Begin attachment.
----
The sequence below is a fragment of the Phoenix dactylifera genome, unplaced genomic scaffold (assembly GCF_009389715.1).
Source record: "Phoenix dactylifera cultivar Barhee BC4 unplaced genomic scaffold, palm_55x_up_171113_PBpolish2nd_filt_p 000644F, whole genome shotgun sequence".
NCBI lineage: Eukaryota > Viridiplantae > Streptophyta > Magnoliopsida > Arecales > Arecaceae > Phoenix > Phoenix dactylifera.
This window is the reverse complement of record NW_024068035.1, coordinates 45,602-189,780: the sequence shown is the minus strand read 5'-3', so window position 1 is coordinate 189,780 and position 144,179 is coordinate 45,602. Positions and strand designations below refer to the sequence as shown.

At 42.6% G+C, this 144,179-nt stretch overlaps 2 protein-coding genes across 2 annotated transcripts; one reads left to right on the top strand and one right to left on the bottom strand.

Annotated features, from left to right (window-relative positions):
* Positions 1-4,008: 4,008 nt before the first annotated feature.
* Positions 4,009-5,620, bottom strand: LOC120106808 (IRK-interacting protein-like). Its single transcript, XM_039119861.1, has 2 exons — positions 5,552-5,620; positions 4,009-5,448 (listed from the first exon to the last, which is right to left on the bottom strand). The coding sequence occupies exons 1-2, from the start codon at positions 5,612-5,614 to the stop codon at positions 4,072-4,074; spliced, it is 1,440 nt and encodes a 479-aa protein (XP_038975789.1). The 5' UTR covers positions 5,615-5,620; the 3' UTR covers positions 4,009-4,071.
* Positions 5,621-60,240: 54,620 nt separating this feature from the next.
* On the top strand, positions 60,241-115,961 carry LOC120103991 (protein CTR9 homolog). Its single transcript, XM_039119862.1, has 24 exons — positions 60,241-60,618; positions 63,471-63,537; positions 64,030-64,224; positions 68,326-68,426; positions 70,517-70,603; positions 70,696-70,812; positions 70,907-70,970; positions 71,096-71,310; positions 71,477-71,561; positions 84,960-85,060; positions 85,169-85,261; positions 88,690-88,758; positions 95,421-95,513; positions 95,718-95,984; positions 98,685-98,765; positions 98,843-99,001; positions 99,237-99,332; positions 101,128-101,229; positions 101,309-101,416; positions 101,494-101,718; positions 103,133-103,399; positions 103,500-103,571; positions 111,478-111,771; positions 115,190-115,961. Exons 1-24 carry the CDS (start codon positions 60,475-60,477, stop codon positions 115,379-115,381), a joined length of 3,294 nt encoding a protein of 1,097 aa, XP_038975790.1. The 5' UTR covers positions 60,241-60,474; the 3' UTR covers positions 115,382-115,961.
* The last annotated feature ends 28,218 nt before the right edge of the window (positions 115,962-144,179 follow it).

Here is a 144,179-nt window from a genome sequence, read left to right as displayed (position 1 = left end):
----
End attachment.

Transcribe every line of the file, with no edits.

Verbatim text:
The sequence below is a fragment of the Phoenix dactylifera genome, unplaced genomic scaffold (assembly GCF_009389715.1).
Source record: "Phoenix dactylifera cultivar Barhee BC4 unplaced genomic scaffold, palm_55x_up_171113_PBpolish2nd_filt_p 000644F, whole genome shotgun sequence".
NCBI lineage: Eukaryota > Viridiplantae > Streptophyta > Magnoliopsida > Arecales > Arecaceae > Phoenix > Phoenix dactylifera.
This window is the reverse complement of record NW_024068035.1, coordinates 45,602-189,780: the sequence shown is the minus strand read 5'-3', so window position 1 is coordinate 189,780 and position 144,179 is coordinate 45,602. Positions and strand designations below refer to the sequence as shown.

At 42.6% G+C, this 144,179-nt stretch overlaps 2 protein-coding genes across 2 annotated transcripts; one reads left to right on the top strand and one right to left on the bottom strand.

Annotated features, from left to right (window-relative positions):
* Positions 1-4,008: 4,008 nt before the first annotated feature.
* Positions 4,009-5,620, bottom strand: LOC120106808 (IRK-interacting protein-like). Its single transcript, XM_039119861.1, has 2 exons — positions 5,552-5,620; positions 4,009-5,448 (listed from the first exon to the last, which is right to left on the bottom strand). The coding sequence occupies exons 1-2, from the start codon at positions 5,612-5,614 to the stop codon at positions 4,072-4,074; spliced, it is 1,440 nt and encodes a 479-aa protein (XP_038975789.1). The 5' UTR covers positions 5,615-5,620; the 3' UTR covers positions 4,009-4,071.
* Positions 5,621-60,240: 54,620 nt separating this feature from the next.
* On the top strand, positions 60,241-115,961 carry LOC120103991 (protein CTR9 homolog). Its single transcript, XM_039119862.1, has 24 exons — positions 60,241-60,618; positions 63,471-63,537; positions 64,030-64,224; positions 68,326-68,426; positions 70,517-70,603; positions 70,696-70,812; positions 70,907-70,970; positions 71,096-71,310; positions 71,477-71,561; positions 84,960-85,060; positions 85,169-85,261; positions 88,690-88,758; positions 95,421-95,513; positions 95,718-95,984; positions 98,685-98,765; positions 98,843-99,001; positions 99,237-99,332; positions 101,128-101,229; positions 101,309-101,416; positions 101,494-101,718; positions 103,133-103,399; positions 103,500-103,571; positions 111,478-111,771; positions 115,190-115,961. Exons 1-24 carry the CDS (start codon positions 60,475-60,477, stop codon positions 115,379-115,381), a joined length of 3,294 nt encoding a protein of 1,097 aa, XP_038975790.1. The 5' UTR covers positions 60,241-60,474; the 3' UTR covers positions 115,382-115,961.
* The last annotated feature ends 28,218 nt before the right edge of the window (positions 115,962-144,179 follow it).

Here is a 144,179-nt window from a genome sequence, read left to right as displayed (position 1 = left end):